The world of battery reconditioning is undeniably an odd one. You’ll hear lots of crackpot theories about all manner of methods you can use to bring them back to life, and also a wide variety that actually have a little science behind them like in this video:
How Does Epsom Salt Stack Up?
You’ll have to take a look in more detail at Tom’s methods to see what he has to say about the most reliable methods, but one that hundreds of people ask about is the use of Epsom Salt (not Epson salt as a few have said – it’s nothing to do with the printer company!).
Epson Salt is a common product to see on the shelf of grocery stores and pharmacies – but its also known as magnesium sulphate. this is where you’re more likely to find information in the web about how the product can be used with dead batteries.
However, it’s not something we generally recommend to the average person on the street – not because we don’t believe it works, but because messing with chemistry isn’t something you want to be doing unless you have a good understanding already, or have a good teacher to hand. That’s why we point people towards Tom’s video above.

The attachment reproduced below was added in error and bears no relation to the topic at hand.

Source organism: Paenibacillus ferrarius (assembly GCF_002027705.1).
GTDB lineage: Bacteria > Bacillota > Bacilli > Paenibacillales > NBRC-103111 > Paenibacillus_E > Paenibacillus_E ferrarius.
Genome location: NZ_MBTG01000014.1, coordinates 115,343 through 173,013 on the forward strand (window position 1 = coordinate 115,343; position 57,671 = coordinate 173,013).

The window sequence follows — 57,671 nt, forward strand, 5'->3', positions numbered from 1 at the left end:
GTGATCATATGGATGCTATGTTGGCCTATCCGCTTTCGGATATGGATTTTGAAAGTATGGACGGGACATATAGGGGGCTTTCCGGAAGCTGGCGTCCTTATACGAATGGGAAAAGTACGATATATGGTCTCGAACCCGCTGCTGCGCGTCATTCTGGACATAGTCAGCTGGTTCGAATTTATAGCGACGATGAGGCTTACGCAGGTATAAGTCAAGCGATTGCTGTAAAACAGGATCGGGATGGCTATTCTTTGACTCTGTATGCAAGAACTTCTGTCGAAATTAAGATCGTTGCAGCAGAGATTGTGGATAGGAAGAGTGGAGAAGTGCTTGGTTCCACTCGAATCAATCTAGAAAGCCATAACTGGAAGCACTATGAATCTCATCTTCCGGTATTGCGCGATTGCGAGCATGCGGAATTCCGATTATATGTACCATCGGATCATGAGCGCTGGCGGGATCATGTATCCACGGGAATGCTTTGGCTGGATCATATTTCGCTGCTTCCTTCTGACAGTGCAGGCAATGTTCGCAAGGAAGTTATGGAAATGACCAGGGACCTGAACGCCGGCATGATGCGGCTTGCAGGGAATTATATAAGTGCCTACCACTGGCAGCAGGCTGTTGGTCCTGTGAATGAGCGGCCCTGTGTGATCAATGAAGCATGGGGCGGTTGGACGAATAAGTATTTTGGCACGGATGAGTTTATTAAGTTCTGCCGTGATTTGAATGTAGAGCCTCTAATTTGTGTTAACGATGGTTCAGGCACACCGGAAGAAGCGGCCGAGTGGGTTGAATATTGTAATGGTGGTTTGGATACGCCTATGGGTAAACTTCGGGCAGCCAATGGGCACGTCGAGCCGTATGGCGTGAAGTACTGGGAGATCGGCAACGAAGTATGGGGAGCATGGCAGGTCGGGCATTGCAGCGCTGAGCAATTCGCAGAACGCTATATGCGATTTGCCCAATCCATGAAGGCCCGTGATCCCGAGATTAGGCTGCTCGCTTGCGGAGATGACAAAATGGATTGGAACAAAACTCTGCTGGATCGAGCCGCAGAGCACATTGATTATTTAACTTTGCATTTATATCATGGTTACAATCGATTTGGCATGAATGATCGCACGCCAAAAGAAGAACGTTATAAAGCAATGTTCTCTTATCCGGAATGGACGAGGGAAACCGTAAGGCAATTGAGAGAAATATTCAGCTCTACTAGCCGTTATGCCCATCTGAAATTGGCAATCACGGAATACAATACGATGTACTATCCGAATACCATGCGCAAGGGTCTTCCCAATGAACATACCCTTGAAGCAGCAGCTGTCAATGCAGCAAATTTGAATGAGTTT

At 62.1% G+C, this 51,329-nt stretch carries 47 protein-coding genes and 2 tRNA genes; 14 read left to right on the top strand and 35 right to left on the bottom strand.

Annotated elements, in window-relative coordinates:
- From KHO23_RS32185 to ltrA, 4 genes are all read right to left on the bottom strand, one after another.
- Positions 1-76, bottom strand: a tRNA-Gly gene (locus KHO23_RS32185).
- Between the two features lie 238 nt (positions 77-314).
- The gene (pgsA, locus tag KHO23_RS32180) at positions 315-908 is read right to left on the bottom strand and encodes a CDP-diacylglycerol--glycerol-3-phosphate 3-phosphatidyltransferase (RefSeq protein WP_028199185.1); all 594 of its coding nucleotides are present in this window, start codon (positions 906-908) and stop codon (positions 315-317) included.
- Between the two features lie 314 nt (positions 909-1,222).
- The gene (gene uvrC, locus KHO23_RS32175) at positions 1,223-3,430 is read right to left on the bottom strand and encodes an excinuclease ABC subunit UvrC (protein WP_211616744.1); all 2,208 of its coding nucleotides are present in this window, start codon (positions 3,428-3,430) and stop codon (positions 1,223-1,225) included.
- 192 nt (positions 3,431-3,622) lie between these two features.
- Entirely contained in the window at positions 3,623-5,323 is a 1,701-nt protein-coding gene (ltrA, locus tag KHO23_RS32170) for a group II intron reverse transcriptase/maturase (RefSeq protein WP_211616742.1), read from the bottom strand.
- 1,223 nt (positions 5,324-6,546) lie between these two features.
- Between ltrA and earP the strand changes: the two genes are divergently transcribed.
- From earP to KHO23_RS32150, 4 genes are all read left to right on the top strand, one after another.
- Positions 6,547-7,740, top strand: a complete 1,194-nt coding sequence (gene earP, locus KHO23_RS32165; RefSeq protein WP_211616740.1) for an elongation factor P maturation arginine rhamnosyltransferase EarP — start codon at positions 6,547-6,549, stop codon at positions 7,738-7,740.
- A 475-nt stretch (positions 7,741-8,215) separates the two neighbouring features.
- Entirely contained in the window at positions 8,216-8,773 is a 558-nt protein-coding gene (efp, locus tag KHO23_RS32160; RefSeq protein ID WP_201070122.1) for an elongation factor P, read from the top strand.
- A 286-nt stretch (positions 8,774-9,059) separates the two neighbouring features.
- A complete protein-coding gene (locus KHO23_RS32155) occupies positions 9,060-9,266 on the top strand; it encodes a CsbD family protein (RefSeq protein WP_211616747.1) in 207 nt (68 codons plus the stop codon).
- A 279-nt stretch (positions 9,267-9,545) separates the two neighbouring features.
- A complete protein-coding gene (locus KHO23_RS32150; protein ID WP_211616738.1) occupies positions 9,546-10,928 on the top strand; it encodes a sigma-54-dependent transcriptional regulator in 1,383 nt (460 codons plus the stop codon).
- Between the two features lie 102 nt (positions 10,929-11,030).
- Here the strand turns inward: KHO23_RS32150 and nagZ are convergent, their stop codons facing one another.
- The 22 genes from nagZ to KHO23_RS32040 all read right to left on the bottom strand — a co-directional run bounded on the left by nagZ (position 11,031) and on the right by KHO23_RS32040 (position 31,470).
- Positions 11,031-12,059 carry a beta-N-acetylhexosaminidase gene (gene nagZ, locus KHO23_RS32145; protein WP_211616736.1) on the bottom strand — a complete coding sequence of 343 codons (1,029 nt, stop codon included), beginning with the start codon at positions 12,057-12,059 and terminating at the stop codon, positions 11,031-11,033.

Is Battery Reconditioning Epsom Salt Worth Searching For?
Fundamentally, batteries use a form of chemistry to provide the electrical current that we all expect from them, and over their lifetime slowly that reaction dies away, eventually resulting in a flat battery. Techniques like those involving Epsom Salts effectively reverse that decay by refilling the battery. It doesn’t necessarily result in the cell becoming ‘as good as new’ but aims to give it the new lease of life that the battery’s owner is looking for. A good analogy is a rechargeable battery. Typically they don’t get the same level of performance as a single use version, but they have a much longer lifespan, even though the performance degrades slightly with each charge cycle.